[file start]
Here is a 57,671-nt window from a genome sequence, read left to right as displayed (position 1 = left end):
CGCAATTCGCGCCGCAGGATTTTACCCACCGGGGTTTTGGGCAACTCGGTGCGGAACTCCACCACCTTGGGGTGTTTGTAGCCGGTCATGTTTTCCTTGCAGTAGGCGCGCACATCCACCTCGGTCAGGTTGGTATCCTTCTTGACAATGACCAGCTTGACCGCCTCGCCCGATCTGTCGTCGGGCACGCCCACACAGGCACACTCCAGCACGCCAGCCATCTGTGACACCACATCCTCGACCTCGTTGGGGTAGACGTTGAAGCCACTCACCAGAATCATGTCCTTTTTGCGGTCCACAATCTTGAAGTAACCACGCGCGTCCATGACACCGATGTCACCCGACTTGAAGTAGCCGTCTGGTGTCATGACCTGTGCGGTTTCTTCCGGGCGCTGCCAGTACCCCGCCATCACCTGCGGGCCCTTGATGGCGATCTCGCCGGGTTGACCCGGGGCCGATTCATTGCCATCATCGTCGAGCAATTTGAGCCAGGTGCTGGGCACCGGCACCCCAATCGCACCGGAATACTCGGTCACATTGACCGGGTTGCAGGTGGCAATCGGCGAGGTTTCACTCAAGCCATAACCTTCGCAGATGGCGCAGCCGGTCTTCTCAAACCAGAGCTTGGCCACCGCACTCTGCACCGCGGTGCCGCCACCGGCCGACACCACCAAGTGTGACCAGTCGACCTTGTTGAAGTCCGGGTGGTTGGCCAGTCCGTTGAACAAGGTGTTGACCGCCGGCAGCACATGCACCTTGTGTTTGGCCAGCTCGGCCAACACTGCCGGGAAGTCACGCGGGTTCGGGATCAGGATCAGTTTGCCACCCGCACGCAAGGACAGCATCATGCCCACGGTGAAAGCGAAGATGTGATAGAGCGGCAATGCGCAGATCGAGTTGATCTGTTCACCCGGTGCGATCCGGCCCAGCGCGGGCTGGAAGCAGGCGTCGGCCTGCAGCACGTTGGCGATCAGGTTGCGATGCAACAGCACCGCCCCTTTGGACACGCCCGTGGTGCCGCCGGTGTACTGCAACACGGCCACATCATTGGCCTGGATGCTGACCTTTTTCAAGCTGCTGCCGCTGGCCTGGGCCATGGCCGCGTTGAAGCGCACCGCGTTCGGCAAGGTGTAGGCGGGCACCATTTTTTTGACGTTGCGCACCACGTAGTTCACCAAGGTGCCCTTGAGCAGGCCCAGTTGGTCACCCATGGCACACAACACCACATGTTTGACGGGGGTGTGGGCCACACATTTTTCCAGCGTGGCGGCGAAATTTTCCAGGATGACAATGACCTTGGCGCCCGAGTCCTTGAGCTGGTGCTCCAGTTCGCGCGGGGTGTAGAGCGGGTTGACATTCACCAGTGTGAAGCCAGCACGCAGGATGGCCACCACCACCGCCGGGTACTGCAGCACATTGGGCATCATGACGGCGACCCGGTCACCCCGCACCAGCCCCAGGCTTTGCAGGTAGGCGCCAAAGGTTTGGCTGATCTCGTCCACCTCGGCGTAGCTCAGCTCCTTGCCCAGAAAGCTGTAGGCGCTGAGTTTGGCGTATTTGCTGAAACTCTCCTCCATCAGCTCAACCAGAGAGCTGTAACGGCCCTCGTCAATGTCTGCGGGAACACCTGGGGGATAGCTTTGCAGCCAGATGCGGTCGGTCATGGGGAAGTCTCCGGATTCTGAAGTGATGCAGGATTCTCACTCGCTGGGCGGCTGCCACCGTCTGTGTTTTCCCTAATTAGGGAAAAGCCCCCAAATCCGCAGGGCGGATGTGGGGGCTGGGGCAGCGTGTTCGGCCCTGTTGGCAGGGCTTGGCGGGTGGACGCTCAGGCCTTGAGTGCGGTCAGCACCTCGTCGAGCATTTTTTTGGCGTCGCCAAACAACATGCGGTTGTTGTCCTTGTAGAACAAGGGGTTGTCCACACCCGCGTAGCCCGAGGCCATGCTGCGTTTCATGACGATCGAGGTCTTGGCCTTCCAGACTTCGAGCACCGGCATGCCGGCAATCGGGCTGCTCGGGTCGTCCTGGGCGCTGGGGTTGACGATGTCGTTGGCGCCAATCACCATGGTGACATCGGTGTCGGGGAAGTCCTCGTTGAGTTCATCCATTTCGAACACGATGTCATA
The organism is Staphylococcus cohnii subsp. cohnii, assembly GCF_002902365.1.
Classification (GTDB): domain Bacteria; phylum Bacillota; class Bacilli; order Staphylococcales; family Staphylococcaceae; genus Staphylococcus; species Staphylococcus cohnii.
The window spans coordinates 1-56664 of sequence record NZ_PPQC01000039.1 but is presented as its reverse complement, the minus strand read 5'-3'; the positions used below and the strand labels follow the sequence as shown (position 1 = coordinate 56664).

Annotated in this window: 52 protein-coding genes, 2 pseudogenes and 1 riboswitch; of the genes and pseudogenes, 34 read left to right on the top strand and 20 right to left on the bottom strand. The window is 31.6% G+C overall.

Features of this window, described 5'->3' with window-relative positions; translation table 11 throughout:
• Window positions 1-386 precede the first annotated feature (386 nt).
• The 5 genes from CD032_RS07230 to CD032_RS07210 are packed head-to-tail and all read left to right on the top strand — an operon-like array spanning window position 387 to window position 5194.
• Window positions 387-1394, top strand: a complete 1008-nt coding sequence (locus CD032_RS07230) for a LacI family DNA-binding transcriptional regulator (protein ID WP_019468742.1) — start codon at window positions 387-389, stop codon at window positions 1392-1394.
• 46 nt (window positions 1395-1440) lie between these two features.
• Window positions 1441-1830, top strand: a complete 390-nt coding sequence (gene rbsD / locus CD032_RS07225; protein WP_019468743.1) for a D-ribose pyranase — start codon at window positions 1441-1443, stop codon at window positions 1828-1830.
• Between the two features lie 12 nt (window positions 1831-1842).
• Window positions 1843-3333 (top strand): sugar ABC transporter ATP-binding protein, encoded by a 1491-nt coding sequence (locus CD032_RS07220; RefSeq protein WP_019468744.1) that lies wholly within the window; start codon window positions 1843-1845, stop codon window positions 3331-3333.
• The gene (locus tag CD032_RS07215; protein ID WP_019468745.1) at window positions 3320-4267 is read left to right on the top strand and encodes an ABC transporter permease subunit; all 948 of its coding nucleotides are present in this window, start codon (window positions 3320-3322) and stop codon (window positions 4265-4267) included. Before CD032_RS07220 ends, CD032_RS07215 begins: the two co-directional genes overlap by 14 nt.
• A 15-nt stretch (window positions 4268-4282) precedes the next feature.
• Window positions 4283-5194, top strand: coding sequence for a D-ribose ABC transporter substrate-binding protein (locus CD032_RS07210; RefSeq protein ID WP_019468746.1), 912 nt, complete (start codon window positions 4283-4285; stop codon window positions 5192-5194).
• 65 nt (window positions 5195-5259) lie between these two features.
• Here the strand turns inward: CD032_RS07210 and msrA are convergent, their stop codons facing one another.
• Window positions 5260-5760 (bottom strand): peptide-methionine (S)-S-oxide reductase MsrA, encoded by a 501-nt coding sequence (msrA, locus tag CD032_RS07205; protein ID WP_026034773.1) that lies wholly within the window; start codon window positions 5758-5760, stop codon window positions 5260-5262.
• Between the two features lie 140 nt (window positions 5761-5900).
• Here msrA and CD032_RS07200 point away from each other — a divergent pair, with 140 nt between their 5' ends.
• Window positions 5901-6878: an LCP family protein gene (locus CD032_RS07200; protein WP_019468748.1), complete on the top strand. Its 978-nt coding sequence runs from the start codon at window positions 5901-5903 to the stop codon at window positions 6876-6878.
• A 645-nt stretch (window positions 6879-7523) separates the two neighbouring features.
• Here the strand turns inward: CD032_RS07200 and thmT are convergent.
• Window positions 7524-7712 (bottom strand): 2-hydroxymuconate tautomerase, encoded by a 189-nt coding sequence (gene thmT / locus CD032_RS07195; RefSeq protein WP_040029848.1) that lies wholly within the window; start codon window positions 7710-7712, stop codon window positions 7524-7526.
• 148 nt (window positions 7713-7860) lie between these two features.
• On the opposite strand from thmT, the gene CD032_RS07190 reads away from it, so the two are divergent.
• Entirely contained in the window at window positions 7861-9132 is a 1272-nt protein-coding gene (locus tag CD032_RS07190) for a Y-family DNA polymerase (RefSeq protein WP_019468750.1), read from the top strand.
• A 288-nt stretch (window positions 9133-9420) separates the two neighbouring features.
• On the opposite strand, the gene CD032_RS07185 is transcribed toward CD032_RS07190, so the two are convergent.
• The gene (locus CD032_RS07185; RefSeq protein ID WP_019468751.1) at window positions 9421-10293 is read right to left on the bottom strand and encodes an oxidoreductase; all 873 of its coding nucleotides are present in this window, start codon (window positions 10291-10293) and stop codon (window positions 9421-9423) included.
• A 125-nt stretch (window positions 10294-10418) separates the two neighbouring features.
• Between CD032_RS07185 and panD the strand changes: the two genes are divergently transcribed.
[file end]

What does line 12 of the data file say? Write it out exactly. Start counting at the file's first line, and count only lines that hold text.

• Window positions 1441-1830, top strand: a complete 390-nt coding sequence (gene rbsD / locus CD032_RS07225; protein WP_019468743.1) for a D-ribose pyranase — start codon at window positions 1441-1443, stop codon at window positions 1828-1830.